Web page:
It is the presence of these repeating phenomena of Elohimian evolution that work unobtrusively through the mechanisms of neodarwinian evolution that gives the appearance of randomly produced intelligence.
Although it is true an infinite number of monkeys typing furiously, would type out the Bible (or any other text) given sufficient time, they would do so most readily by typing a useful word or two here and a year later another word or two. There would have to be some mechanism to put their useful output together and what's more, put it together only when it came out in the right order. In other words there has to be a filterer, an organizer and a GOAL for this to happen. (Of course infinity is so large, that one of these infinite monkeys could type out all the keys in the proper sequence to type out the Bible perfectly. The problem is coming up with the infinity of monkeys and time.) Neodarwinian evolution provides a filterer only. It can only explain (and does so absolutely correctly and convincingly) how the survival of the fittest will bring about change in a population over time and observe (again, correctly and convincingly) that over longer periods of time that this process, has lead to ever-increasing complexity of the individuals in these populations and that this process culminated (at least up to now) in the evolution of the intelligent species, Homo sapiens. Neodarwinian evolution correctly ascribes this fascinating process to natural selection acting on random mutations, yet it is mostly descriptive in nature, its ability to predict specific outcomes is limited. Elohimian evolution recognizes neodarwinian evolution as the filterer, but the phenomena of intricate simplicity become the organizer and intelligent beings, predictably, the goal.
In truth, evolution cannot have goals beyond those of continuing the species and improving its fitness in either a stable or changing environment. However, the laws and principles of the universe do have a goal and that goal is to use evolution to produce man (for certain) and possibly other, anatomically similar forms of intelligent beings.
These Examples Need to be Expanded Further.
Perhaps the first scientist to begin to recognize the possibility put forth in this paper was the scientific humanist, Julian Huxley (1948), who, in less than 22 pages of text, laid out a more detailed version of some of what is presented here, the essence of which is summarized in the following, "Evolution is thus seen as an enormous number of blind alleys, with a very occasional path of progress. It is like a maze in which almost all turnings are wrong turnings. The goal of the evolutionary maze, however, is not a central chamber, but a road which will lead definitely onwards." In this work, Huxley, on the basis of one or more shortcomings (some of which are identified above), systematically eliminated every major taxonomic group that ever existed from being capable of evolving intelligence except one, the hominids. In doing so, Huxley knowingly violated one of the most sacred tenets of evolutionary discussion, the avoidance of teleological thinking--the idea that evolution has a goal.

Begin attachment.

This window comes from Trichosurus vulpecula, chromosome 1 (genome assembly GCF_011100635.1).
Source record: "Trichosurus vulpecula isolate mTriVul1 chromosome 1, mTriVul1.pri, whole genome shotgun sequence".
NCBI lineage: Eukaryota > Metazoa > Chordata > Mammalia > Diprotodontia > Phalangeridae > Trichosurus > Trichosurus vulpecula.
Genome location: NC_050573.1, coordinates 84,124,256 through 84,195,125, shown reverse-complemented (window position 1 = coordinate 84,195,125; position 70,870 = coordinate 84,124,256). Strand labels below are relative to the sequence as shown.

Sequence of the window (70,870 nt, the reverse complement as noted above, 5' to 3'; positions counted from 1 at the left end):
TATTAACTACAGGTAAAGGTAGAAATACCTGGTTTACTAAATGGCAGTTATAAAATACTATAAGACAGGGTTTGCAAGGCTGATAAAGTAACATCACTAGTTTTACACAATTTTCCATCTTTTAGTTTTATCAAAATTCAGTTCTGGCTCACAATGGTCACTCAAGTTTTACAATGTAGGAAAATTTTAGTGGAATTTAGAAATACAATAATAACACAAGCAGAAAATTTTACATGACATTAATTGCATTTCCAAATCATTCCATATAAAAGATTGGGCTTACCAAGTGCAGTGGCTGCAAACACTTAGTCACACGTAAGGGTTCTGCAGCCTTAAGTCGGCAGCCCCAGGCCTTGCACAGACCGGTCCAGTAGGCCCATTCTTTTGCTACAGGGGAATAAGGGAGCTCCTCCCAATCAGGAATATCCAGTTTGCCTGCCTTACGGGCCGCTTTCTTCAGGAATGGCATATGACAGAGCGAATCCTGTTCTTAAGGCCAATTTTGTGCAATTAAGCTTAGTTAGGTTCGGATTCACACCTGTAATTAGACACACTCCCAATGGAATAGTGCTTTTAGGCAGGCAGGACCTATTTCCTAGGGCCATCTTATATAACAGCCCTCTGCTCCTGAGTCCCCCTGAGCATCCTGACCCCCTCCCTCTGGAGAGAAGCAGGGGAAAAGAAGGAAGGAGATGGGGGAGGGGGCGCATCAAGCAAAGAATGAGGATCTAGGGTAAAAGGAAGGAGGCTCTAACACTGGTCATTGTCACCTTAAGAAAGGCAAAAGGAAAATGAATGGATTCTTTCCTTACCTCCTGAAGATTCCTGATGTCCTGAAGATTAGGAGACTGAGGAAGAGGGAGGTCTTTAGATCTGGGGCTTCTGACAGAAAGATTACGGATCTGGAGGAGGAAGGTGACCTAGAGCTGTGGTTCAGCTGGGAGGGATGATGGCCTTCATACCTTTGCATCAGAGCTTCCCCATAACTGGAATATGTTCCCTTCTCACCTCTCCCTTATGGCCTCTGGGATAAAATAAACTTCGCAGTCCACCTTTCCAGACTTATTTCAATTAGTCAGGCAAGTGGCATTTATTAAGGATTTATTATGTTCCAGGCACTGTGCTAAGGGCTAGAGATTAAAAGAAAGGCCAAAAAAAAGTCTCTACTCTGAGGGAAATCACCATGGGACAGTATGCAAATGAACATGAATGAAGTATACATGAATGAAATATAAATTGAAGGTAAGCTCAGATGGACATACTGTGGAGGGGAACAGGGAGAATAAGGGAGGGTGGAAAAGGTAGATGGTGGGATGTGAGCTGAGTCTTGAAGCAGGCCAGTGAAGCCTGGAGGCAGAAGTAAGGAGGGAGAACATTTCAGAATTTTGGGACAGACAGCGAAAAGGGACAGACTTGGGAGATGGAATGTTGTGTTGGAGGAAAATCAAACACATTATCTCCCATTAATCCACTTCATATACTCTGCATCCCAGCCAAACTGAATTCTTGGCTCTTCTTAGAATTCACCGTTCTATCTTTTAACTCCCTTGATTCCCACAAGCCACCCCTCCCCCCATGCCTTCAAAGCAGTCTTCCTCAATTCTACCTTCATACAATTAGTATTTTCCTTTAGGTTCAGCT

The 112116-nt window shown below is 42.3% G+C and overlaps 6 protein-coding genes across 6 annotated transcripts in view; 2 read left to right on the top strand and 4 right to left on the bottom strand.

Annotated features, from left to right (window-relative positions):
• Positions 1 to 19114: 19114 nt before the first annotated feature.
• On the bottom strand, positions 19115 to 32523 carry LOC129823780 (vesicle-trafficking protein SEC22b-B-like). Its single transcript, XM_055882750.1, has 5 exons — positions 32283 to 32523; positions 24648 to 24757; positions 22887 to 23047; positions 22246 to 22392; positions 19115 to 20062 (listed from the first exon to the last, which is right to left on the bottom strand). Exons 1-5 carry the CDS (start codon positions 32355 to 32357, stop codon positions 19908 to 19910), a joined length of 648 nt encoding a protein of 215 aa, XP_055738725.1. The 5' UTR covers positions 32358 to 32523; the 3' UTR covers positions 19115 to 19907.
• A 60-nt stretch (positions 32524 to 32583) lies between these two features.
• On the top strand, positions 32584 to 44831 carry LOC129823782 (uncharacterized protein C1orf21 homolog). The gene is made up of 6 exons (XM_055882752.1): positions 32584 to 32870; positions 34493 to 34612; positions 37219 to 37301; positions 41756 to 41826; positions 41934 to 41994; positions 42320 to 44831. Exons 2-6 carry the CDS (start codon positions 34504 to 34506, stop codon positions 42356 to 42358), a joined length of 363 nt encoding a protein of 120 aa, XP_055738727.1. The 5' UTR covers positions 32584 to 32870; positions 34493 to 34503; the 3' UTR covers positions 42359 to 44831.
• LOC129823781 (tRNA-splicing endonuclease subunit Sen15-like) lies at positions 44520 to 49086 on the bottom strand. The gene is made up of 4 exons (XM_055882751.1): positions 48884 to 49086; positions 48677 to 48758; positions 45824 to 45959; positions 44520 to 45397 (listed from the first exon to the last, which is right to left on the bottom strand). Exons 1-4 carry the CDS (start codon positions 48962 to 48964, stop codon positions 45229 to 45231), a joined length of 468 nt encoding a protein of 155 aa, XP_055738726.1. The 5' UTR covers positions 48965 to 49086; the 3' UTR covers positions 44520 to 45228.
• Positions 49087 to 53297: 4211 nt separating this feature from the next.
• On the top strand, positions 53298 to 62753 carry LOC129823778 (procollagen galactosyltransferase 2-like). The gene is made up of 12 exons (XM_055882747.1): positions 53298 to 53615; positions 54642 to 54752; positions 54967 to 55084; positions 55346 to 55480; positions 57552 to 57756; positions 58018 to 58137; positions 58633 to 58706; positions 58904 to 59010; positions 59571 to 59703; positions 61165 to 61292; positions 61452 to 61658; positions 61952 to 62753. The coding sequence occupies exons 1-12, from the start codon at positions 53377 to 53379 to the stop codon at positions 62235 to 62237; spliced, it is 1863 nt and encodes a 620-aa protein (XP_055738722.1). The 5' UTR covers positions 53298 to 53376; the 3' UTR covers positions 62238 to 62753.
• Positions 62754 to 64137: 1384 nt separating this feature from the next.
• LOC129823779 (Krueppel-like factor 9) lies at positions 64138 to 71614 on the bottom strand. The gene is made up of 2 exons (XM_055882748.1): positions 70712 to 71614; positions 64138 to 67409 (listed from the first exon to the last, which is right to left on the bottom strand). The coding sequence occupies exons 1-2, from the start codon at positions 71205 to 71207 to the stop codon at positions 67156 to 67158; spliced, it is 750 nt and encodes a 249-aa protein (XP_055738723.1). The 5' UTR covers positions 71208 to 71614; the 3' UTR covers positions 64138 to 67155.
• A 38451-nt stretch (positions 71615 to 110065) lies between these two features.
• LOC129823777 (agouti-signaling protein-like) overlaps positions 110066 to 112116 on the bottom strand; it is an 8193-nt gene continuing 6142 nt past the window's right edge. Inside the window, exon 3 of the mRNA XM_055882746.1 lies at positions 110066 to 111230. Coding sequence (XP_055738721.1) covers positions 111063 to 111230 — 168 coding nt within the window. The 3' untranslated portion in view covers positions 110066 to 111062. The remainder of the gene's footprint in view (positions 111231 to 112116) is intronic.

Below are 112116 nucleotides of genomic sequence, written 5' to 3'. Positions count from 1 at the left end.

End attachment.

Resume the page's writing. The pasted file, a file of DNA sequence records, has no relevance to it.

This taboo has been a valuable and necessary condition for the studies of the mechanisms of evolution because it freed the investigators to discover what the facts told them without a biasing objective in mind. The time has come as evidenced by the recently burgeoning literature on both sides of the issue, to openly suspend this ban with our eyes wide open to see where that suspension will take us.
"Cosmology and evolution are the closest scientific cousins to theology. We cannot experiment on God, we cannot recreate the big bang or evolution on a grand scale, we have to look at the evidence and deduce the truth" (Polkinghorne, 1995).
Although Polkinghorne is correct, all three can be subjected to less grandiose tests of their truth. As alluded to earlier, the examples presented above are a small sample of those that could have been described. If this thesis is true, then undoubtedly there are many more waiting to be discovered. Their discovery is a monumental task that no one person can tackle. The complex nature of many of the examples will require the cooperation of specialists in different disciplines to discover them and fully flesh them out.